I would think this comment contradicts your OP. You want high prices for the spydies in your hand but low prices for those on your wish/flip list. Good luck with that. It would seem that the market has no problem keeping prices where they need to be. I have missed out on sprints as well, that is life. Part of that is speculators locking up a portion of the sprint to hopefully profit on the reduced supply. You pay your money and you take your chances. I don't have an issue with people making money buying and selling knives in the aftermarket, I don't have an issue with Spyderco setting quantities where they feel they can make a profit. I have seen some sprints linger on the market and know that isn't good for Sypderco.

I overpaid (some would say) for a CF S90V Millie, do I care, no. It is worth it every time I use it. Can I get my money back and a profit on it now, probably. The term is "play the market" and when you play there is always the chance you can lose.

If you want to limit quantities then there will be a lot more sprints that you will miss out on. Everyone has their opinion.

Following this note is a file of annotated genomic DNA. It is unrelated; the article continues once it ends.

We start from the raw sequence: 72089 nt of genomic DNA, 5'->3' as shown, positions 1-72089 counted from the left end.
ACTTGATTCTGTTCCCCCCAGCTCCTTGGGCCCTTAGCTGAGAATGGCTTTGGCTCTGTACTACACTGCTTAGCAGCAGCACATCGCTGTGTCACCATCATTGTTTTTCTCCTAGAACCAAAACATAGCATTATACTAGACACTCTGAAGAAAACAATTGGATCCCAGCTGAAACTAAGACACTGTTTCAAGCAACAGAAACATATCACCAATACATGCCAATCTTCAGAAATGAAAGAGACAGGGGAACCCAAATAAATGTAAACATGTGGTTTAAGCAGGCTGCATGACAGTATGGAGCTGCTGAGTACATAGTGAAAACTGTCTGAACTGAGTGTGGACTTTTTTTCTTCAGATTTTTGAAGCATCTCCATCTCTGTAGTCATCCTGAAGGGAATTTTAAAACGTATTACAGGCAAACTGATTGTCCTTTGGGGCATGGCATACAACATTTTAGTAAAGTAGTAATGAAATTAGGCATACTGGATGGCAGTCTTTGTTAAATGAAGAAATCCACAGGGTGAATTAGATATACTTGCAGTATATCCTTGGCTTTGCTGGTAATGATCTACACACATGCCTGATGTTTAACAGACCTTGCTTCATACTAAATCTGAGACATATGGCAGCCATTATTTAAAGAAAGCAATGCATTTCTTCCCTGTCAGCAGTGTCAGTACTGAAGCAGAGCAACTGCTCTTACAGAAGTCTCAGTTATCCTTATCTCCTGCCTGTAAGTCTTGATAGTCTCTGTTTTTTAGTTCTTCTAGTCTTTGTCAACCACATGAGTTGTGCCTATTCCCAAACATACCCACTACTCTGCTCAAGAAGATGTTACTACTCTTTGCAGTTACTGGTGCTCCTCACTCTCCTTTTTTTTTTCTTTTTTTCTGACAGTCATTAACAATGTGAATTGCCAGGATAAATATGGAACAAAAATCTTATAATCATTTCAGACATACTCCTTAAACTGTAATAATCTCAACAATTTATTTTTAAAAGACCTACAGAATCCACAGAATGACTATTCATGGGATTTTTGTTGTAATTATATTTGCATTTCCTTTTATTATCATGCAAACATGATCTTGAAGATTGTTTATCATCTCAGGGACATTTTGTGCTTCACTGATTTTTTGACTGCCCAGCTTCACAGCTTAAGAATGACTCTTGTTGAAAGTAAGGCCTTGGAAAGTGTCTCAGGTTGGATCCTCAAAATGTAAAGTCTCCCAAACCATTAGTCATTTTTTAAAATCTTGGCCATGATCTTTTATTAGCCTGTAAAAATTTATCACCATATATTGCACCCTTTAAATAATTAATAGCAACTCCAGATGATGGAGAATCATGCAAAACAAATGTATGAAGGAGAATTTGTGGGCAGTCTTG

Interesting thread.
I understand the confusion from my original post. I guess the point I am trying to make is that someone with limited means who LOVES Spyderco knives and would also love to try them all on, as this thread points out, has limited options. Wah, I know, we are all in the same boat. But some of us might get creative and find a means to fuel our habit. That might be buying 2 sprints on the old credit card and selling one aftermarket for a profit so we can fund the one we keep. Or we can use the "art of the trade" method and purchase a limited sprint at dollar value x to trade for a slightly more expensive model dollar value y in the trade forums. That's all that was meant. I personally don't see any difference between a "knife dealer" and a "flipper" both get paid for selling knives to people that want them at a mutually agreed upon price. Most here have probably purchased blades from flippers Anyone who looks down their nose at a "flipper", in my opinion is a bit hypocritical. Why should anyone care? What difference is it to the individual knife collector/user/flipper/investor what happens in the aftermarket. Seems like splitting hairs with some FFG S30v to me. Same goes with the user vs collector argument. Seems a bit elitist in nature. I do understand and agree that Spyderco makes their own decisions and probably doesn't have the flipper in mind when deciding how many Sprints to release. I wouldn't expect them to. However there are many out there buying, selling, and trading knives aftermarket that make up a percentage of Spyderco's profits. How large a percentage I have no idea. I'm not trying to stir the pot, just listing my thoughts. Thanks to all that responded. I like the thread.

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Postby VashHash » Tue Aug 09, 2011 1:38 pm